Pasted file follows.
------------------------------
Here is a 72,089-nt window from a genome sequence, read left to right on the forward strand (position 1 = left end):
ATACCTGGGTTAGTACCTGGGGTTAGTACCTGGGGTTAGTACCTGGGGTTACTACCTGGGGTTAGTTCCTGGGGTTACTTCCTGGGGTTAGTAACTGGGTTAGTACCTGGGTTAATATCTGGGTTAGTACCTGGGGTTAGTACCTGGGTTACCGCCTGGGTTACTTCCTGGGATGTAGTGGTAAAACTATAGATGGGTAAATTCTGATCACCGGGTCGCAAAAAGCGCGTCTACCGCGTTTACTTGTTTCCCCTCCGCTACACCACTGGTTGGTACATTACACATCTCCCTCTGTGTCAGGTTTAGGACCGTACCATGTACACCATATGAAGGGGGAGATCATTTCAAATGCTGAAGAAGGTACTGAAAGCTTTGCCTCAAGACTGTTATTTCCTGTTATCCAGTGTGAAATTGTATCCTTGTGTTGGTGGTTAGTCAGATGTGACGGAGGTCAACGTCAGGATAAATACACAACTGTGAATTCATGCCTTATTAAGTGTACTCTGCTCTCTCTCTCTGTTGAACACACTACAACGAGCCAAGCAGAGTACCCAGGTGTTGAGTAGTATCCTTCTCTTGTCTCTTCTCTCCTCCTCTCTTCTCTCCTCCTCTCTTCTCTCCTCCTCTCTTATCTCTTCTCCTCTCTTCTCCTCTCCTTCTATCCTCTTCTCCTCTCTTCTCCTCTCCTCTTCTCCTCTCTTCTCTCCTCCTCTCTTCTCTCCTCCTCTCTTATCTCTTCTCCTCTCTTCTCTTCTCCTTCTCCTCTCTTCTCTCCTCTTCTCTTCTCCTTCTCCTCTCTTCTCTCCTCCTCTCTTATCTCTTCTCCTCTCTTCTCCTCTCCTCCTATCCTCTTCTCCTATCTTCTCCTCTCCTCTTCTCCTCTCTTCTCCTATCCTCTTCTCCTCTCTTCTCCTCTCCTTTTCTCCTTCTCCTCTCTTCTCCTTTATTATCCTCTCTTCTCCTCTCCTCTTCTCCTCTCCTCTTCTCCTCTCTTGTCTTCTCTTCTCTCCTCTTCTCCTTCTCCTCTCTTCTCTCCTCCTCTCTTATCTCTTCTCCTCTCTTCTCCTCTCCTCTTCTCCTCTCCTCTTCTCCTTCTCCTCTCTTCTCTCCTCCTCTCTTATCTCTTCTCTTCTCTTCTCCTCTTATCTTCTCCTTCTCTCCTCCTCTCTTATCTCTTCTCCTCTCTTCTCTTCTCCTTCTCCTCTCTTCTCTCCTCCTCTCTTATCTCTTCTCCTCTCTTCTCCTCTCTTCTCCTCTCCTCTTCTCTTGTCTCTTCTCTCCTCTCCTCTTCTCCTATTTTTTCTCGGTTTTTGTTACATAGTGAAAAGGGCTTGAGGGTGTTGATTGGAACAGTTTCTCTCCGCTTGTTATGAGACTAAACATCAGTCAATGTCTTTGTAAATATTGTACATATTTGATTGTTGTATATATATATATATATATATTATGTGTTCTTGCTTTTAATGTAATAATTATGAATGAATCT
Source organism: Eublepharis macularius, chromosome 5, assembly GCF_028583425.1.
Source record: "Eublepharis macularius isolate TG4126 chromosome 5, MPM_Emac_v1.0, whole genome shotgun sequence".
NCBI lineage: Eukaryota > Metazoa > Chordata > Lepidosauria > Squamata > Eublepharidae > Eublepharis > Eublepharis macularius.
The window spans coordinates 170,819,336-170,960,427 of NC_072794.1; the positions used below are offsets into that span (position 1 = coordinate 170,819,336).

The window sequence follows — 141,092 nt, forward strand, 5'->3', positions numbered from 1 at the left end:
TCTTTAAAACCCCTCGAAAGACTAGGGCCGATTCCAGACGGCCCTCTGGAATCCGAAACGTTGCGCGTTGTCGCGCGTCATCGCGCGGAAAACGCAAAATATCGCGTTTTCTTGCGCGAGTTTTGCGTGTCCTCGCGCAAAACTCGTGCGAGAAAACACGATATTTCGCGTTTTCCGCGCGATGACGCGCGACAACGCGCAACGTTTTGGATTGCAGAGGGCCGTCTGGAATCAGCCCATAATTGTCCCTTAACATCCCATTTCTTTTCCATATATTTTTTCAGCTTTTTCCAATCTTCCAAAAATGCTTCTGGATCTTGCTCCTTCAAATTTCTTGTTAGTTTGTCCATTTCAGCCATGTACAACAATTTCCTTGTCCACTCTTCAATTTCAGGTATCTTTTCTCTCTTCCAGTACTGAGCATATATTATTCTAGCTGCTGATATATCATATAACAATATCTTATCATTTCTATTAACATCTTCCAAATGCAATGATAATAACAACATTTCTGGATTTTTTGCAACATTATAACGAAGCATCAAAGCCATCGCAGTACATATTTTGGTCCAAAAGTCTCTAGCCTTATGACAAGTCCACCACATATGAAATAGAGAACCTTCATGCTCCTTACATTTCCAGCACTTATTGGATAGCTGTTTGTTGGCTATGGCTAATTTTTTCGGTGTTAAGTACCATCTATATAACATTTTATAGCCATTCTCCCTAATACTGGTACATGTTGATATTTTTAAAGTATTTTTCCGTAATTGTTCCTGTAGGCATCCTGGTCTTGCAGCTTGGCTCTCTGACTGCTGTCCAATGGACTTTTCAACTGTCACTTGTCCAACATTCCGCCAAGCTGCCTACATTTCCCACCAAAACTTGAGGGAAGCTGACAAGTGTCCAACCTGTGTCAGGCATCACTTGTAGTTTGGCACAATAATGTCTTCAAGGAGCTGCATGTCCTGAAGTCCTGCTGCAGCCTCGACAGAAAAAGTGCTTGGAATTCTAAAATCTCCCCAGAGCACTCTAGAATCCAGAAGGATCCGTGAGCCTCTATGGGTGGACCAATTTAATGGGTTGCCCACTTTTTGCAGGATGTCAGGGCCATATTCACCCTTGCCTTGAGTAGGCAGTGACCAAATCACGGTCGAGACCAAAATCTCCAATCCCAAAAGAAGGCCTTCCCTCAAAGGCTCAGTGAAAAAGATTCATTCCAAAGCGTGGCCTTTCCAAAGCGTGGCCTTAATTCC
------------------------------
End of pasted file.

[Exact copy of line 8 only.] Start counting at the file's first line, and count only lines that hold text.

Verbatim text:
TCTTTAAAACCCCTCGAAAGACTAGGGCCGATTCCAGACGGCCCTCTGGAATCCGAAACGTTGCGCGTTGTCGCGCGTCATCGCGCGGAAAACGCAAAATATCGCGTTTTCTTGCGCGAGTTTTGCGTGTCCTCGCGCAAAACTCGTGCGAGAAAACACGATATTTCGCGTTTTCCGCGCGATGACGCGCGACAACGCGCAACGTTTTGGATTGCAGAGGGCCGTCTGGAATCAGCCCATAATTGTCCCTTAACATCCCATTTCTTTTCCATATATTTTTTCAGCTTTTTCCAATCTTCCAAAAATGCTTCTGGATCTTGCTCCTTCAAATTTCTTGTTAGTTTGTCCATTTCAGCCATGTACAACAATTTCCTTGTCCACTCTTCAATTTCAGGTATCTTTTCTCTCTTCCAGTACTGAGCATATATTATTCTAGCTGCTGATATATCATATAACAATATCTTATCATTTCTATTAACATCTTCCAAATGCAATGATAATAACAACATTTCTGGATTTTTTGCAACATTATAACGAAGCATCAAAGCCATCGCAGTACATATTTTGGTCCAAAAGTCTCTAGCCTTATGACAAGTCCACCACATATGAAATAGAGAACCTTCATGCTCCTTACATTTCCAGCACTTATTGGATAGCTGTTTGTTGGCTATGGCTAATTTTTTCGGTGTTAAGTACCATCTATATAACATTTTATAGCCATTCTCCCTAATACTGGTACATGTTGATATTTTTAAAGTATTTTTCCGTAATTGTTCCTGTAGGCATCCTGGTCTTGCAGCTTGGCTCTCTGACTGCTGTCCAATGGACTTTTCAACTGTCACTTGTCCAACATTCCGCCAAGCTGCCTACATTTCCCACCAAAACTTGAGGGAAGCTGACAAGTGTCCAACCTGTGTCAGGCATCACTTGTAGTTTGGCACAATAATGTCTTCAAGGAGCTGCATGTCCTGAAGTCCTGCTGCAGCCTCGACAGAAAAAGTGCTTGGAATTCTAAAATCTCCCCAGAGCACTCTAGAATCCAGAAGGATCCGTGAGCCTCTATGGGTGGACCAATTTAATGGGTTGCCCACTTTTTGCAGGATGTCAGGGCCATATTCACCCTTGCCTTGAGTAGGCAGTGACCAAATCACGGTCGAGACCAAAATCTCCAATCCCAAAAGAAGGCCTTCCCTCAAAGGCTCAGTGAAAAAGATTCATTCCAAAGCGTGGCCTTTCCAAAGCGTGGCCTTAATTCC